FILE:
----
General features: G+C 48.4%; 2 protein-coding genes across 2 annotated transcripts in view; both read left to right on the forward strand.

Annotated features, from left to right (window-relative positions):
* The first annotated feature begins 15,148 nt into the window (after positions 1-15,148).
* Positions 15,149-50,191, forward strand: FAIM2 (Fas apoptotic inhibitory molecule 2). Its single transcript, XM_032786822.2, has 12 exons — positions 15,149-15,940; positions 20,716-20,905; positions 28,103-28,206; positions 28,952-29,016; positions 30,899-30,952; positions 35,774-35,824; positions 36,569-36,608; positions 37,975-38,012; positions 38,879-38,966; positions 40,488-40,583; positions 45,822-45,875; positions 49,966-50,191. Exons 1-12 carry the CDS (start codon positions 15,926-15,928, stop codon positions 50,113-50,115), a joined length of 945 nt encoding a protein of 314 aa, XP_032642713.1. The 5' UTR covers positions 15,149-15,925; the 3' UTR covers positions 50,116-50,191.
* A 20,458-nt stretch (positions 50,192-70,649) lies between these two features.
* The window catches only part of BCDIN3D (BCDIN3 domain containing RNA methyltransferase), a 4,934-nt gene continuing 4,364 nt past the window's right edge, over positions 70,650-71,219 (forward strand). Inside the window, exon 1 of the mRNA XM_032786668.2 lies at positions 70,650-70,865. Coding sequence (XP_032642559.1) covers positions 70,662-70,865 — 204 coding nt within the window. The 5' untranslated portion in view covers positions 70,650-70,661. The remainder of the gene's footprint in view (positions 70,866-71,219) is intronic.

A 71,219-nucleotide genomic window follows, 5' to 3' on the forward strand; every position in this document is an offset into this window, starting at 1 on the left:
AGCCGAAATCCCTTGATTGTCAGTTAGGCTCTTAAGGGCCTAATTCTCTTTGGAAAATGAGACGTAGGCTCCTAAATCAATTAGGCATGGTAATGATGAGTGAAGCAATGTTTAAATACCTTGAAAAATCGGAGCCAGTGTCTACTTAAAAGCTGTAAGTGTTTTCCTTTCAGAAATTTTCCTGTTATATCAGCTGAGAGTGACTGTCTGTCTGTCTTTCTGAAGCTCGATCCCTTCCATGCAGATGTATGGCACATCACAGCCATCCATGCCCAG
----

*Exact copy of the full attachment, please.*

General features: G+C 48.4%; 2 protein-coding genes across 2 annotated transcripts in view; both read left to right on the forward strand.

Annotated features, from left to right (window-relative positions):
* The first annotated feature begins 15,148 nt into the window (after positions 1-15,148).
* Positions 15,149-50,191, forward strand: FAIM2 (Fas apoptotic inhibitory molecule 2). Its single transcript, XM_032786822.2, has 12 exons — positions 15,149-15,940; positions 20,716-20,905; positions 28,103-28,206; positions 28,952-29,016; positions 30,899-30,952; positions 35,774-35,824; positions 36,569-36,608; positions 37,975-38,012; positions 38,879-38,966; positions 40,488-40,583; positions 45,822-45,875; positions 49,966-50,191. Exons 1-12 carry the CDS (start codon positions 15,926-15,928, stop codon positions 50,113-50,115), a joined length of 945 nt encoding a protein of 314 aa, XP_032642713.1. The 5' UTR covers positions 15,149-15,925; the 3' UTR covers positions 50,116-50,191.
* A 20,458-nt stretch (positions 50,192-70,649) lies between these two features.
* The window catches only part of BCDIN3D (BCDIN3 domain containing RNA methyltransferase), a 4,934-nt gene continuing 4,364 nt past the window's right edge, over positions 70,650-71,219 (forward strand). Inside the window, exon 1 of the mRNA XM_032786668.2 lies at positions 70,650-70,865. Coding sequence (XP_032642559.1) covers positions 70,662-70,865 — 204 coding nt within the window. The 5' untranslated portion in view covers positions 70,650-70,661. The remainder of the gene's footprint in view (positions 70,866-71,219) is intronic.

A 71,219-nucleotide genomic window follows, 5' to 3' on the forward strand; every position in this document is an offset into this window, starting at 1 on the left:
AGCCGAAATCCCTTGATTGTCAGTTAGGCTCTTAAGGGCCTAATTCTCTTTGGAAAATGAGACGTAGGCTCCTAAATCAATTAGGCATGGTAATGATGAGTGAAGCAATGTTTAAATACCTTGAAAAATCGGAGCCAGTGTCTACTTAAAAGCTGTAAGTGTTTTCCTTTCAGAAATTTTCCTGTTATATCAGCTGAGAGTGACTGTCTGTCTGTCTTTCTGAAGCTCGATCCCTTCCATGCAGATGTATGGCACATCACAGCCATCCATGCCCAG